Popular Science Monthly
���attack of different species of parasites at dilTereut stages in their development, it has been necessary, in order to secure all of these, to import the host insects in as many different stages as possible and practicable. Importations of large cater- pillars, ready or nearly ready to pupate (go into a sleeping state) were first made in 1905. It was demonstrated during that year that they could be broug America with a degree of succc and that at least a proportion of the parasites with which they were infested could be reared.
One of the greatest diffi- culties, experi- enced from the outset, has been the ac- cl imatization of the parasites. The ones thus far cultivated have a tendency toward rapid dispersion over a wide area, thus hindering coloni- zation. Even though a large number of individuals are released, their spread is so rapid that the possibility of meeting and mating is soon lost.
Perhaps the most serious handicap to the progress of the work is the preserva- tion of the health of the assistants in the laboratory. The irritating and poisonous hairs of the brown-tail larvae, of which the nests are full, penetrate the skin of the assistants, entering their eyes and throats and almost filling the atmosphere of the laboratory. It was soon found necessary to keep the rooms thoroughly closed. Double windows were used, and the doors, too, were doubled, in order that a possible secondary parasite, if accidentally liberated, should have no chance of escape. This made the rooms very warm and increased the irritating effect of the larval hairs. Spectacles, gloves, masks, and even headpieces were invented, but they only increased the heat and were not entirely effective in keeping out the troublesome hairs.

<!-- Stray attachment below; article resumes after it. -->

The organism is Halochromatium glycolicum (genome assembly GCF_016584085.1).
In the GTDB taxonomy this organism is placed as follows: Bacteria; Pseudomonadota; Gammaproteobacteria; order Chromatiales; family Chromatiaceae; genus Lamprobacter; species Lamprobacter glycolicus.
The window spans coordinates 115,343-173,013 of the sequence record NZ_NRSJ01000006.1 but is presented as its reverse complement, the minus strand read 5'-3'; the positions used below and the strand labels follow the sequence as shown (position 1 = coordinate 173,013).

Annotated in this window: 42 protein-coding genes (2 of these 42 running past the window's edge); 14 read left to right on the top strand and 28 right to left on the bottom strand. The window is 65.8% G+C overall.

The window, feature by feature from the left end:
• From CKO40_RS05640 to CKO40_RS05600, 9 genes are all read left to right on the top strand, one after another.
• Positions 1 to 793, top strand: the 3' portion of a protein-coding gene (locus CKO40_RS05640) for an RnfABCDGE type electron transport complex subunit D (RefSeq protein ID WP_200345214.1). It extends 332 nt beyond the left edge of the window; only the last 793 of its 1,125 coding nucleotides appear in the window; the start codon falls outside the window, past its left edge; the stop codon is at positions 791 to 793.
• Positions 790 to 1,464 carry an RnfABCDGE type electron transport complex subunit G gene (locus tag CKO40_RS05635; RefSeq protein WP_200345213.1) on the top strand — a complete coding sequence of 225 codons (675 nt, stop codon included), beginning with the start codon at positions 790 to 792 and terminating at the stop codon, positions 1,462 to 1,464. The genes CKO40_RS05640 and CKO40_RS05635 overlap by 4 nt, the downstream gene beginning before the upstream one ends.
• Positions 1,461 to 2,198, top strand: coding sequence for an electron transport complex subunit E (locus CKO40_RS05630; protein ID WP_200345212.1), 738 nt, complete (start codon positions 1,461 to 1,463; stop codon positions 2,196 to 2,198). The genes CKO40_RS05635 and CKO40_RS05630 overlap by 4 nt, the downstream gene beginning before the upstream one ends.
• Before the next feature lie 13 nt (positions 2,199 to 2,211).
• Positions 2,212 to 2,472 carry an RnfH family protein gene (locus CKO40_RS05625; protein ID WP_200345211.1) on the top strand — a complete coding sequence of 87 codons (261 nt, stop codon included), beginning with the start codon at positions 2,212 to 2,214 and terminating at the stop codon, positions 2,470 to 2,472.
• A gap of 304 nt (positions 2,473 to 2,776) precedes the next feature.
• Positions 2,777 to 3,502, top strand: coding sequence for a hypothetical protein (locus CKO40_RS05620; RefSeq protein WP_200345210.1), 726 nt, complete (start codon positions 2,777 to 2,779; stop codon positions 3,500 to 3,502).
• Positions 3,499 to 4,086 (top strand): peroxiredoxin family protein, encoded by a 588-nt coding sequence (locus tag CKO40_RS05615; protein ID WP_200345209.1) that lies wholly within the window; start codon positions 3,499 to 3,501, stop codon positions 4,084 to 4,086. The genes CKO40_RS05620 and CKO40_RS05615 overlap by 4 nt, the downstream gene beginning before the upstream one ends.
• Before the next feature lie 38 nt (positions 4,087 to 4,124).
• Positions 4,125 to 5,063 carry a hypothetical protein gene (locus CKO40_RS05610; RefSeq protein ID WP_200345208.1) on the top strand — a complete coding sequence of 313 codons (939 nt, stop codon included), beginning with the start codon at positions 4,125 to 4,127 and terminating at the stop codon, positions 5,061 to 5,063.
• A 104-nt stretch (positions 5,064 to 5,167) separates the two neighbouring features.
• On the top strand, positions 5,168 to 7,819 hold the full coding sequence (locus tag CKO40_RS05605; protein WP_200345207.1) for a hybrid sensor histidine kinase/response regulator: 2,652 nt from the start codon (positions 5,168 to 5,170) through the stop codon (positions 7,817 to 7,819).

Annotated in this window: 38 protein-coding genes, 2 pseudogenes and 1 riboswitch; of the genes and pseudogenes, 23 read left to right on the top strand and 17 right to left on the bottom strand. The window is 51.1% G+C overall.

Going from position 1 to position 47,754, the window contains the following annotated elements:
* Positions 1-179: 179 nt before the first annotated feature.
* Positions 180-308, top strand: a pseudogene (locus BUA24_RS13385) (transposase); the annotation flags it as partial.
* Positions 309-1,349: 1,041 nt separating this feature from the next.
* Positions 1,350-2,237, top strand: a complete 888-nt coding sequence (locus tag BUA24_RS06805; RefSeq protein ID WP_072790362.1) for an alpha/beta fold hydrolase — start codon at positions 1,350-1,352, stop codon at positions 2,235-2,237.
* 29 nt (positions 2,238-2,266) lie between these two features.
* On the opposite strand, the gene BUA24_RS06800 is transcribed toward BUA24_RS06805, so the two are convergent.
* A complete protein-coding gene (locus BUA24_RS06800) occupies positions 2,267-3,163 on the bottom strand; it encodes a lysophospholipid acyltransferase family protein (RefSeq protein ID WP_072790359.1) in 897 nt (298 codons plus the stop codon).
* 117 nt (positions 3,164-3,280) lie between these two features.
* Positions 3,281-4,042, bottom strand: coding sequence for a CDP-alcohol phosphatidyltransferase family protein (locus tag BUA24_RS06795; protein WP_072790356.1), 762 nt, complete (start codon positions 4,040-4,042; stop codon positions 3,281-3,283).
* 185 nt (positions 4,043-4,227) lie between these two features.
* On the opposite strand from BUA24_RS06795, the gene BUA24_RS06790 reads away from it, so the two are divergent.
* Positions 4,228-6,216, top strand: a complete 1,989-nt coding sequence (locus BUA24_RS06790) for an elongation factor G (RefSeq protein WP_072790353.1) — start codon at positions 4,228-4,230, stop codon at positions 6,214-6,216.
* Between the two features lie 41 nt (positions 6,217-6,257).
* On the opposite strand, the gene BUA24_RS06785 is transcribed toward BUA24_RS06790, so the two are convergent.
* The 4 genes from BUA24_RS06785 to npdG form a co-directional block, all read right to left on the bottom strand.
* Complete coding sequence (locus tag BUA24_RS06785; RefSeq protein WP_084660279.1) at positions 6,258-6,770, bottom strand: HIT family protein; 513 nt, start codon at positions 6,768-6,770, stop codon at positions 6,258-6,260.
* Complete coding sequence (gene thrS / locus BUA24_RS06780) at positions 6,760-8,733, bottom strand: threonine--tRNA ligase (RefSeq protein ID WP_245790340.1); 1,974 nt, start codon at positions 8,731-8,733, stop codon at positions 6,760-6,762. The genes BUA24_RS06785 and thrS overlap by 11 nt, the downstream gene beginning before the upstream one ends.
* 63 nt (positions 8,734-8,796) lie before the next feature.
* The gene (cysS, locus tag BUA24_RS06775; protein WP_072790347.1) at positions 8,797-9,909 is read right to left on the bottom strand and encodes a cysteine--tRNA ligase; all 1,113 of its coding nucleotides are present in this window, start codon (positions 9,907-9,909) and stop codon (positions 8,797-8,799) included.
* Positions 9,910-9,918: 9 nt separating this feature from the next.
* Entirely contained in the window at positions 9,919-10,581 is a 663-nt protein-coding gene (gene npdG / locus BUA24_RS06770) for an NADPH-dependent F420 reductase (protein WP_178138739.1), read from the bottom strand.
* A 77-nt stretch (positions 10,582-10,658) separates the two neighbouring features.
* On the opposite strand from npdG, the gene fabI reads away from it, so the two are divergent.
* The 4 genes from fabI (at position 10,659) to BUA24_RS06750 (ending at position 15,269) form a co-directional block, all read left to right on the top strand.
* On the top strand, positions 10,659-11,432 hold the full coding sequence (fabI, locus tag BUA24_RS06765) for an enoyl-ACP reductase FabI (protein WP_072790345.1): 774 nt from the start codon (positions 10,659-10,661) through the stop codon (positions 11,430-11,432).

��Spectacles, Gloves and Masks Are Worn by the Laboratory Workers as a Safeguard Against the Irritating Effect of the Gypsy Moth's Hairs
��Dr. Fiske finally devised an apparatus similar to an ordinary show case, the glass in one side being replaced by cloth with armholes, through which the gloved hands ol the worker could be thrust and the brown-tail nests handled in full sight through the top glass. Much of the rearing of brown-tail larvae must be carried on under conditions in which such cases cannot be used, the old difficulty exists.
is hoped that the
- )arasites already
introduced will in time prove sufficient for the purpose intended. Only events them- selves can be depended upon to answer this question. Un- fortunately the mothscontinue to disperse and multiply in the mean- time.
��Why Whiskers Continue to Be in Style for Cats
ALTHOUGH hirsute adornments of ,. all kinds, whiskers included, were once the real and indispensable thing, modern sanitary practice has made such inroads on unharvx\sted beards and long hair that only a few scattered humans such as musicians and soap-box orators still retain their hairy luxuriance. Not- withstanding this, however, the house cat has grown and nurtured its crop of whiskers or feelers for the last million years or so without bothering about hygiene.
The fact is that the cat's whiskers are absolutely necessary to it. The whiskers are as long as the cat's head is wide, and the head is as wide as the body, so wherever the whiskers go there may the cat go also.
The tiny, delicate hairs grow from a gland and are nerved to the utmost sensibility. No matter how light the touch of the hair against an obstacle it is instantly felt by the cat.